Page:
White loses time with this knight.
14...b5 15.Nxc5 bxc4 16.Na4 Be6 17.Rhd1 d5 18.exd5 cxd5 19.Ne1 d4 20.f4 c3 21.Rd3 Bxa2
21...Bc4 would have been better.
22.Nxc3 Bc4
Black declined giving up his queen for two rooks and the knight, as, after the exchanges his bishop might have been shut in by White's playing 25.b3.
23.Qf3 Rhd8 24.b3 Qa3+ 25.Kb1 Rab8 26.Na2 Bd5 27.Qh5 e4 28.Qxh7+
If 28.Rxd4, Black wins by 28...Bxb3.
28...Rd7 29.Qxg6 exd3 30.Qxd3
This loses the game off hand, but it is not easy to suggest a good move for White in this position.
30...Bxb3 31.cxb3 Rxb3+ 0-1
Turf, Field and Farm, 1868.02.08
Daily Evening Bulletin, 1868.02.21
The Era, 1868.03.08
The New York Clipper, 1868.04.25
Ruthven,JA — Stanley,CH
Remove pawn at f7
1868USA New York (New York Chess Club)
Annotations by George H. Mackenzie (Turf, Field and Farm)
1.e4 Nc6 2.d4 e5 3.d5 Nce7 4.Bg5 d6
4...Nf6 is commonly played here.
5.f4 h6 6.Bh4
Lost time. He should have taken 6.Bxe7, and then pushed pawn to f5.
6...exf4 7.Be2 Qd7 8.Bxe7 Bxe7 9.Bh5+
White does not derive much advantage from this check.
9...Kd8 10.Nf3
A fatal error, which loses the game at once.
Mr. Stanley does not fail to profit by his opponent's weak play.
11.Bxg6 Qg4 12.Bf7 Qxg2 13.Rg1 Bh4+ 14.Nxh4 Qxg1+ 15.Kd2
If 15.Ke2, mate, or the loss of the queen, follows in a move or two.
15...Qe3# 0-1
Turf, Field and Farm, 1868.02.08
Daily Evening Bulletin, 1868.02.21
Perrin,F — Stanley,CH
Scotch: Gambit (Haxo)
1868.02USA New York (New York Chess Club)
Annotations by Janós J. Löwenthal (The Era)
1.e4 e5 2.Nf3 Nc6 3.d4 exd4 4.Bc4 Bc5 5.c3 d3
An old stager, like Mr. Stanley, we should have expected to play 5...Nf6, instead of this obsolete and inutile coup.
6.Ng5 Nh6 7.Nxf7
A méprise which brings him into trouble almost before the battle has begun. He ought to have taken 7.Bxf7+.
Black does not fail to appreciate the advantage his opponent's slip has given him, and he takes care to avail himself of it to the utmost.
The only way to avoid the loss of a piece.
8...Bxe3 9.fxe3 Qh4+
Of course, if he had taken 9...Nxf7, White would have recovered his loss by playing 10.Rf1, etc.
10.g3 Qxe4 11.Nxh8 Qxh1+ 12.Kd2 Qxh2+ 13.Kc1 Qc2+
After this move, as Mr. Perrin observes in Wilkes' Spirit of the Times, the game was virtually won for Black.
14.Qxc2 dxc2 15.Kxc2 Ne5 16.Bb3 d6 17.Nd2 Nf5 18.Nf1 Ke7 19.g4 Nh6 20.g5 Nhg4 21.Ng3 Nxe3+ 22.Kd2 N3c4+ 23.Bxc4 Nxc4+ 24.Kc2 Ne5 25.g6 hxg6 26.Rh1
White fights this painfully uphill battle with skill and good courage; resolved to deserve, if he don't gain success.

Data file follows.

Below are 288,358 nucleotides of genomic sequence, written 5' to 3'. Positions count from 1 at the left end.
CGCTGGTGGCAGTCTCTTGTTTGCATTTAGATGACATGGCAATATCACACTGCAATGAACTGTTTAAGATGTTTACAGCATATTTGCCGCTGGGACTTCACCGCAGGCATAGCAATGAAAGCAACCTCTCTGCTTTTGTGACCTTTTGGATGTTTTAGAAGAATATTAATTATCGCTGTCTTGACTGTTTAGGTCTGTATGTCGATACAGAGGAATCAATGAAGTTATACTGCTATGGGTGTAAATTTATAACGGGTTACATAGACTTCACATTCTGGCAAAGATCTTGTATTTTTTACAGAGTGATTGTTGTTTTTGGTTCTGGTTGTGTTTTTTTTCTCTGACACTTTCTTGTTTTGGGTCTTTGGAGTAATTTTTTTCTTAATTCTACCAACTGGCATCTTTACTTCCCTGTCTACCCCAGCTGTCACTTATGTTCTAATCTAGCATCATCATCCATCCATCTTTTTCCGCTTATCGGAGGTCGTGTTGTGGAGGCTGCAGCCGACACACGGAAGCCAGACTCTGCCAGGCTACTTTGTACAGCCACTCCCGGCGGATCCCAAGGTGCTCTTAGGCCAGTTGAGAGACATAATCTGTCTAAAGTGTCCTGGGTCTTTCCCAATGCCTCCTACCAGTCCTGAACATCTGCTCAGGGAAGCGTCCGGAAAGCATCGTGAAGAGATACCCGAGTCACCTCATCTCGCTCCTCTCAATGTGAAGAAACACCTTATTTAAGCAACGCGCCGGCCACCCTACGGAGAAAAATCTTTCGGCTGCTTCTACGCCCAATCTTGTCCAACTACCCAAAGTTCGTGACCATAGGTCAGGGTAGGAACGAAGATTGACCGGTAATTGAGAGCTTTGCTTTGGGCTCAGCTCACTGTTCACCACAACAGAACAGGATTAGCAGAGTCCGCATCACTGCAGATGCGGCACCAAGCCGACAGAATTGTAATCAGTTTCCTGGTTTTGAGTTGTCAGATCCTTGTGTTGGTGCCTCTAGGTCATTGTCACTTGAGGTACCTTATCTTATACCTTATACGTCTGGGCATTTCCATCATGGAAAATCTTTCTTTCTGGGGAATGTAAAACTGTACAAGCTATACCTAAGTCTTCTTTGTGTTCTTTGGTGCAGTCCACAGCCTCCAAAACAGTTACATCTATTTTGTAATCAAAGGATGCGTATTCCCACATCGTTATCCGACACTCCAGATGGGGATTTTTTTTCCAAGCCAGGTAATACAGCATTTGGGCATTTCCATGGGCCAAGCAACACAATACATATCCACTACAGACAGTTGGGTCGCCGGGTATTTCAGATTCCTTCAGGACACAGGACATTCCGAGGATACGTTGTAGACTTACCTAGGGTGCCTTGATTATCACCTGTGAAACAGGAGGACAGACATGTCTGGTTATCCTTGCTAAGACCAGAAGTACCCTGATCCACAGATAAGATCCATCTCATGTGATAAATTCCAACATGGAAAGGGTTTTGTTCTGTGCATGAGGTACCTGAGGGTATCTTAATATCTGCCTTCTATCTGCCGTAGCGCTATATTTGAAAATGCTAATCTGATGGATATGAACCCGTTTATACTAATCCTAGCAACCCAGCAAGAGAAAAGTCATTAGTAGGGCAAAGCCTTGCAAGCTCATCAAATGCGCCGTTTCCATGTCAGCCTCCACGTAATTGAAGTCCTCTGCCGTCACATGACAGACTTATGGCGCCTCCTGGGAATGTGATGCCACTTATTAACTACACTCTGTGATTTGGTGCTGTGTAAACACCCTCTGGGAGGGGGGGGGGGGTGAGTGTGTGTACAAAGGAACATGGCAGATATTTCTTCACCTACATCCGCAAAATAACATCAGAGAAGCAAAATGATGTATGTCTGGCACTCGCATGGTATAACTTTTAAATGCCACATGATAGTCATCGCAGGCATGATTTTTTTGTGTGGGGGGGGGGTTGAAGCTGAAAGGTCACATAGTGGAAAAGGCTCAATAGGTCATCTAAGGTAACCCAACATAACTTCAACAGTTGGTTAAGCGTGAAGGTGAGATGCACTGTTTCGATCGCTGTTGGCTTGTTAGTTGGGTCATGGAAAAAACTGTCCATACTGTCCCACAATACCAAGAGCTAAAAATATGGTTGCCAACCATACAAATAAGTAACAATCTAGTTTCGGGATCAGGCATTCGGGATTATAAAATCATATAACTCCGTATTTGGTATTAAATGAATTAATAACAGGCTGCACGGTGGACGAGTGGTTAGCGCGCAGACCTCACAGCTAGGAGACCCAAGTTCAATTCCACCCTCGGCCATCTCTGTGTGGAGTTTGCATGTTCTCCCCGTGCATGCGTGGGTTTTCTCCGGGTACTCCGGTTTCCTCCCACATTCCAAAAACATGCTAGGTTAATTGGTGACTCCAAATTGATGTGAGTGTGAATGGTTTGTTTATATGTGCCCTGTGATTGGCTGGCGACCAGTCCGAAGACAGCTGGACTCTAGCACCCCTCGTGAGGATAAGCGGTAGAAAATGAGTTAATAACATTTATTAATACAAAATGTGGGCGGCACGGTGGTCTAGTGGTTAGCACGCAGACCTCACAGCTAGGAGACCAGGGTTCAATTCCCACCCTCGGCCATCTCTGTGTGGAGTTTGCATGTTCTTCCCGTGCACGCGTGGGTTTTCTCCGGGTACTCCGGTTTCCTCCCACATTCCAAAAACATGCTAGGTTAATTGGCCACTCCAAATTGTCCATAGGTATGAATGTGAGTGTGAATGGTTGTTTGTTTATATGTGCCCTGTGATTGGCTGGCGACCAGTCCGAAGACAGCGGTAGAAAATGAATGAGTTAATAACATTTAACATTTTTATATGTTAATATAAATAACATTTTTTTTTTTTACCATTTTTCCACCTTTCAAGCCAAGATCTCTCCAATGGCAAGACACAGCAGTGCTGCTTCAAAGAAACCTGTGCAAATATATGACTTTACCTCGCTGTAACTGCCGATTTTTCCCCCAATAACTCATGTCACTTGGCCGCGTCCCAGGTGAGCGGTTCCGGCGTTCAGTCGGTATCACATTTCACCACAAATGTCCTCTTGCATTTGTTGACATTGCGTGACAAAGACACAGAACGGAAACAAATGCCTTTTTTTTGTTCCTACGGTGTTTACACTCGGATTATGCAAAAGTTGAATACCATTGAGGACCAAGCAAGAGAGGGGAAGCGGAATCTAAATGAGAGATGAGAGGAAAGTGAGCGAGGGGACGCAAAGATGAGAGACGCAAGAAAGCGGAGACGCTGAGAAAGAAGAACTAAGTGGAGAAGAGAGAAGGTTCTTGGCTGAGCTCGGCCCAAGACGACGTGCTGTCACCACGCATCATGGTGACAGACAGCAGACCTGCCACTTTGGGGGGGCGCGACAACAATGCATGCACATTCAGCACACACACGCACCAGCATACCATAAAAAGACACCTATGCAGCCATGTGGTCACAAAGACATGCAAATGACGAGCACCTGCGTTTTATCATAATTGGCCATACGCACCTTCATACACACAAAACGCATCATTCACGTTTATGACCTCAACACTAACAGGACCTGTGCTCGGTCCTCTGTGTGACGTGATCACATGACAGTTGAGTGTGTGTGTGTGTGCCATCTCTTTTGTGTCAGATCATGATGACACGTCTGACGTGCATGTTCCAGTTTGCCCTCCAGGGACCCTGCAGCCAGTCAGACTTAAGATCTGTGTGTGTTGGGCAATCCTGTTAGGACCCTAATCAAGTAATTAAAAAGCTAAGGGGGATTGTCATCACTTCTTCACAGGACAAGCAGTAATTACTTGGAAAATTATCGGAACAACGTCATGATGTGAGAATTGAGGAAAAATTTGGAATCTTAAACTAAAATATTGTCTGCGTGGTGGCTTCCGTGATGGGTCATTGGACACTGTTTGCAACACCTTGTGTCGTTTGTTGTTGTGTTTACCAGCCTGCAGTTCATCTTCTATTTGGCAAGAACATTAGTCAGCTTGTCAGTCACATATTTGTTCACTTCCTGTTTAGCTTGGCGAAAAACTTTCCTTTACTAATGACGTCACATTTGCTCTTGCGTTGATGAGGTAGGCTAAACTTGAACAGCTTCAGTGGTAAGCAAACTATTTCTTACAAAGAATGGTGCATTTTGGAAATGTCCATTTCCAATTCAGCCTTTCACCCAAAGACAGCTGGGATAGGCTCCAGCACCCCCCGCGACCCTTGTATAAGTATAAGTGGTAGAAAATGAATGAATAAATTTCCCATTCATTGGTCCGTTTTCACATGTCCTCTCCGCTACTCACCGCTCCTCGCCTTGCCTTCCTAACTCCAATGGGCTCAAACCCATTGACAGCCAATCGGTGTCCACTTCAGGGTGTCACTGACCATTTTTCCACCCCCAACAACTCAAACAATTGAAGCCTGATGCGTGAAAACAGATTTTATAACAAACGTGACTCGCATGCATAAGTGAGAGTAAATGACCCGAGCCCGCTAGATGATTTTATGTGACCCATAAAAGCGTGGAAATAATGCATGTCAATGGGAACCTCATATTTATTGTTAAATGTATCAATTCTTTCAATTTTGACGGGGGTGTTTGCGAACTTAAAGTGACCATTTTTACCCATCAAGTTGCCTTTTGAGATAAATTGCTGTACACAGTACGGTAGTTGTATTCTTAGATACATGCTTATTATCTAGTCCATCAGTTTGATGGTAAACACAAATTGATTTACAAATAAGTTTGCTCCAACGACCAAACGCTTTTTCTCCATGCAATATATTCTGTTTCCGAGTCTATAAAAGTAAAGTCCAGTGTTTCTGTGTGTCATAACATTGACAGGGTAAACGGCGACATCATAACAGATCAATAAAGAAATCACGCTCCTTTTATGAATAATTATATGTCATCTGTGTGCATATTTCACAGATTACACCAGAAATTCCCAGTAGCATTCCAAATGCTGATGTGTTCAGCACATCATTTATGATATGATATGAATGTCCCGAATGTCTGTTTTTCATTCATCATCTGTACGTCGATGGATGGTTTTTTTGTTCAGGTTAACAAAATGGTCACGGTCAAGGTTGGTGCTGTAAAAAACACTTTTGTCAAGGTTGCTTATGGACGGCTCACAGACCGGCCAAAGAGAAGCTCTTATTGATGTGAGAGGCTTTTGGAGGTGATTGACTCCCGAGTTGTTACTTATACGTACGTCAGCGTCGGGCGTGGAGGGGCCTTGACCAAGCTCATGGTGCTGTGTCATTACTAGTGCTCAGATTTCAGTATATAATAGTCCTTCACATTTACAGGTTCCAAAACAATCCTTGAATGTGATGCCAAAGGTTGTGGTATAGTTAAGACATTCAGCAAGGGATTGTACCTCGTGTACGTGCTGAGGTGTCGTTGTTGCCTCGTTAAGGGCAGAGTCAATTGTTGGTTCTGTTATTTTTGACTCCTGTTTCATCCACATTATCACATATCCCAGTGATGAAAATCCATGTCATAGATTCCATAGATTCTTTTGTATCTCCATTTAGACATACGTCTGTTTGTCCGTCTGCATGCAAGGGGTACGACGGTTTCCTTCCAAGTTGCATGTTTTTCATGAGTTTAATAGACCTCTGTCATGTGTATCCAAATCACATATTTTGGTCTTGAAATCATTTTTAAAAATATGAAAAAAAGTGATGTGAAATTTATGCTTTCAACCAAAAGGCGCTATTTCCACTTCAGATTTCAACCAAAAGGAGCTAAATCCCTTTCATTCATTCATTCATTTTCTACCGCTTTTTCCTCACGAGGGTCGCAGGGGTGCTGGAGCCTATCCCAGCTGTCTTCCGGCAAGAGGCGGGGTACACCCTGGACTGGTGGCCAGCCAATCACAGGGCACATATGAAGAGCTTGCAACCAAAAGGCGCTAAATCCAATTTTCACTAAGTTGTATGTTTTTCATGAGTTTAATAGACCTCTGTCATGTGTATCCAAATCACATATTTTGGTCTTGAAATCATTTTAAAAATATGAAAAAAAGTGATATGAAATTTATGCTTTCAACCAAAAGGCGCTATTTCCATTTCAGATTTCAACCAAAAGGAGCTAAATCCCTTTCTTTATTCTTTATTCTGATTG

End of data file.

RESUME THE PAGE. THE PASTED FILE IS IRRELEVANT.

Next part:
26...Bf5+ 27.Kb3 Kf6 28.Ne2 c5 29.Nf4 c4+ 30.Ka3 Rc8 31.Nd5+ Ke6 32.Nf4+ Ke7 33.Nd5+ Kd7 34.Rh7 Ke6 35.Nf4+ Kf6 36.Nd5+ Kg5 37.b4 cxb3 38.axb3 Rc5 39.c4 b5 40.Rxg7 bxc4 41.Nc3 cxb3 42.Kxb3 Be6+ 43.Kc2 Rc8 44.Rh7
He makes a gallant struggle, truly!
44...d5 45.Kd2 Nf3+ 46.Ke2 Rxc3 47.Rxa7 d4 48.Nf7+ Kf4 49.Nd6 (# in 3) 0-1
And now, Mr. Stanley having his enemy in the toils, checkmated him dexterously in three more moves.
The Albion, 1868.02.15
Wilkes' Spirit of the Times, 1868.02.29
The Era, 1868.03.22
Stanley,CH — Perrin,F
Italian: Pianissimo
1868USA New York (New York Chess Club)
Annotations by George H. Mackenzie (The Albion)
1.e4 e5 2.Nf3 Nc6 3.Bc4 Bc5 4.d3 d6 5.h3 h6 6.Be3 Bb6 7.Nc3 Nf6 8.Qd2 Be6 9.Bb3 Qd7
The opening is played with great caution by both parties, and what is somewhat unusual, at the 13th move the situation of the pieces on both sides, is exactly alike.
10.Rd1 Rd8 11.0-0 0-0 12.Ne2 Ne7 13.Ng3 Ng6
13...Kh7 was the proper move as White could not then advantageously sacrifice his bishop.
This appears to be perfectly sound.
14...gxh6 15.Qxh6 Nh7
Immediately fatal, we believe, however, that in any case White must have won his piece back, and remained with two pawns ahead.
16.Nh5 f6 17.Bxe6+ 1-0
The Albion, 1868.02.22
Daily Evening Bulletin, 1868.03.06
Perrin,F — Barnett,JP
Scotch: Gambit (Haxo)
1868.03USA New York (New York Chess Club)
Annotations by Frederick Perrin (Wilkes' Spirit of the Times)
1.e4 e5 2.Nf3 Nc6 3.d4 exd4 4.Bc4 Bc5 5.c3 d3 6.b4 Bb6 7.b5 Na5 8.Bxd3 d6 9.e5 dxe5 10.Nxe5 Be6 11.0-0 Nf6 12.Ba3 Qd5 13.Qe2 Bc5 14.Rd1 Bxa3 15.Nxa3 Qc5 16.Nac4 Nxc4 17.Bxc4 0-0 18.Bxe6 fxe6
Capt. Mackenzie condemns this move, and thinks that 19.Nd7 would have given White the better game. Suppose: 19.Nd7 Nxd7 20.Qxe6+ Kh8 21.Qxd7 Qxf2+; we prefer Black's game. If in reply to 19...Nxd7, White plays 20.Rxd7, Black answers with 20...Rae8.
19...Rad8 20.h3 Rd6 21.Rac1 Rfd8 22.Rd3 Rxd3 23.Nxd3 Qf5 24.Ne5 Ne4 25.Nf3 Nc5 26.Rd1 Rxd1+ 27.Qxd1 Qd3
Well played.
28.Qxd3 Nxd3 29.Kf1 h6
To prevent White from playing Ng5.
30.g3 Kf7 31.Ke2
At first sight this move appears to lose a pawn.
31...Nc1+ 32.Kd2 Nxa2 33.Ne5+ Ke7 34.Nd3
This move imprisons the Black knight.
34...a5 35.bxa6 bxa6 36.Kc2 a5 37.Kb3 Nb4 38.Nxb4 axb4 39.Kxb4 Kd6 40.f4 h5 41.c5+ Kd5 42.Kb5 c6+ 43.Kb6 g5 44.fxg5 e5 45.g6 Ke6 46.Kxc6 e4 47.Kb6 e3 48.c6 e2 49.c7 e1Q 50.c8Q+ Kf6 51.Qc6+ Kg7 52.Qd6 Qf1 53.h4 Qb1+ 54.Kc5 Qxg6 55.Qxg6+ Kxg6 56.Kd4 Kf5 57.Ke3 Kg4 58.Kf2 Kf5 59.Kf3 Kg6 60.Ke4 Kf6 61.Kf4 Kg6 62.Ke5 1-0
The Albion, 1868.03.07
Wilkes' Spirit of the Times, 1868.03.07

Mackenzie, in The Albion, gives the additional moves 62...Kh7 63 Kf5

Barnett,JP — Perrin,F
1868.03USA New York (New York Chess Club)
Annotations by Frederick Perrin (Wilkes' Spirit of the Times)